18 November 2011 The majority of villages in impoverished Niger are now considered to be in a food and nutritional crisis, the United Nations humanitarian wing warned today, with the country facing especially tough times as the annual harvest season ends.
According to a joint UN-Nigerien communiqué, some 6,981 villages are deemed to be vulnerable to food insecurity, with particular concerns over the levels of infant and maternal malnutrition.
Elisabeth Byrs, a spokesperson for the UN Office for the Coordination of Humanitarian Affairs (OCHA), told reporters in Geneva that the drought-affected region of Tillabéry in the country’s west – where acute child malnutrition rates have passed 13 per centsome 6,981 villages are deemed to be vulnerable to food insecurity, with particular concerns over the levels of infant and maternal malnutrition – is also extremely worrying.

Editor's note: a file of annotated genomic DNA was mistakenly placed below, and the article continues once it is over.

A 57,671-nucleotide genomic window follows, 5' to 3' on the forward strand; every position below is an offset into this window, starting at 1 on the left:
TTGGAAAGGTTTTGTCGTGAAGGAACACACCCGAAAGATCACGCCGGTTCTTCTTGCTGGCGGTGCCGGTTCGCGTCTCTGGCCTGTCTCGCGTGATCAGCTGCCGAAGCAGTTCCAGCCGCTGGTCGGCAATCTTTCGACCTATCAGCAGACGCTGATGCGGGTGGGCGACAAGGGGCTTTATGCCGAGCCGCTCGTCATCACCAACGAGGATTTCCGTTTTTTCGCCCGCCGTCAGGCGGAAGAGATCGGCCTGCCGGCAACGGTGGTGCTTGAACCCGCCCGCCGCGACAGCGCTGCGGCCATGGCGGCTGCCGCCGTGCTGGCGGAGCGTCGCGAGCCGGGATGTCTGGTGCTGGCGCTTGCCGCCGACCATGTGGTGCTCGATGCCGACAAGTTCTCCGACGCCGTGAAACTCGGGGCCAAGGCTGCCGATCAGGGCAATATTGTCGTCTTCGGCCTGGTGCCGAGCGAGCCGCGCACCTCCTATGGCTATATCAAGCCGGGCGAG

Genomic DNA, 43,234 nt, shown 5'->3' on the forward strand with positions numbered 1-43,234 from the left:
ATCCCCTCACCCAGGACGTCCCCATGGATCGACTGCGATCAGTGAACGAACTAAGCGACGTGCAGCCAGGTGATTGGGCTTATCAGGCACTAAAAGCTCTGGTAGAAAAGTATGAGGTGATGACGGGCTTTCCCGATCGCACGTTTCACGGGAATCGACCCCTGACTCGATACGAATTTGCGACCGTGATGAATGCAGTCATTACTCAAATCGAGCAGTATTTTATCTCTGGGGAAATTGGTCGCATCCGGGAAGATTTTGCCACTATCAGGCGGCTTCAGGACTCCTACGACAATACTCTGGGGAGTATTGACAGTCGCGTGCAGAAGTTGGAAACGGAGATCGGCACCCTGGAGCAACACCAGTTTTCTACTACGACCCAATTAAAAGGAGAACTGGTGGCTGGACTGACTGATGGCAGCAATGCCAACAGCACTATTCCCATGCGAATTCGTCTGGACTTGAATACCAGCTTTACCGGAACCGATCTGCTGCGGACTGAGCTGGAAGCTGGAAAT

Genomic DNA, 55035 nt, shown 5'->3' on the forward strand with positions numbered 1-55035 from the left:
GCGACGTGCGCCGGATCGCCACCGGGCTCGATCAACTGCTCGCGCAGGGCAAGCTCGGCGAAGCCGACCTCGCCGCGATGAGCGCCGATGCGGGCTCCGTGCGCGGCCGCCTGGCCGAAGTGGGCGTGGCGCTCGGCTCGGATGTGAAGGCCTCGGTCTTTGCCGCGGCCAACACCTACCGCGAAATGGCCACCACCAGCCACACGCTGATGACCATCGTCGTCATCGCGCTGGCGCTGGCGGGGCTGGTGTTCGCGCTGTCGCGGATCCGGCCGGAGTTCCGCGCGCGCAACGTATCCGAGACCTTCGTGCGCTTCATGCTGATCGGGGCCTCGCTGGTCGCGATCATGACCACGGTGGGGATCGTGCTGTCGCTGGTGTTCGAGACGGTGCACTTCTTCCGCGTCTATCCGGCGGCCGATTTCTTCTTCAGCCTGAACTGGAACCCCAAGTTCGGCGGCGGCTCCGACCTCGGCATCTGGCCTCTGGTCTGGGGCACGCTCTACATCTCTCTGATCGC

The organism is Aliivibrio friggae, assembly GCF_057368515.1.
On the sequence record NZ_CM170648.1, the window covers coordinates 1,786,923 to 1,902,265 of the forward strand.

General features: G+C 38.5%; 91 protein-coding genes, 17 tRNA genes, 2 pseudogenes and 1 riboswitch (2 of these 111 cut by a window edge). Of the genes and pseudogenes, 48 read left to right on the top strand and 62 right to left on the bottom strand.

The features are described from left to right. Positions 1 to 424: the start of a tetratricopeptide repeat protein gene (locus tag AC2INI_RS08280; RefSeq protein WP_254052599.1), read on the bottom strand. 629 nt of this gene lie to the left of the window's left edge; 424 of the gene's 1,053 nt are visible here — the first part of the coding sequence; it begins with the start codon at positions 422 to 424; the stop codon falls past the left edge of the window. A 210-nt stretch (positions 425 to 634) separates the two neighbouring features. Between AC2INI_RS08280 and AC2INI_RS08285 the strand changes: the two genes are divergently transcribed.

In the communiqué, issued last week, the UN and Niger say the landlocked nation has ended its harvest season with a deficit of more than 500,000 tons of cereals and at least 10 million tons of fodder for livestock.
Neighbouring countries in the Sahel region also face decreased levels of agricultural production, which could impact food prices, while the recent return of over 200,000 migrants from Libya to Niger has placed further strains on many communities.
Ms. Byrs said that while the food situation had improved from last year, the ongoing crisis had left rural populations struggling to cope – especially small-scale farmers that have not been able to re-constitute their herds.
Niger said in the communiqué that it would work with its humanitarian partners to establish an early response plan to try to alleviate the situation.
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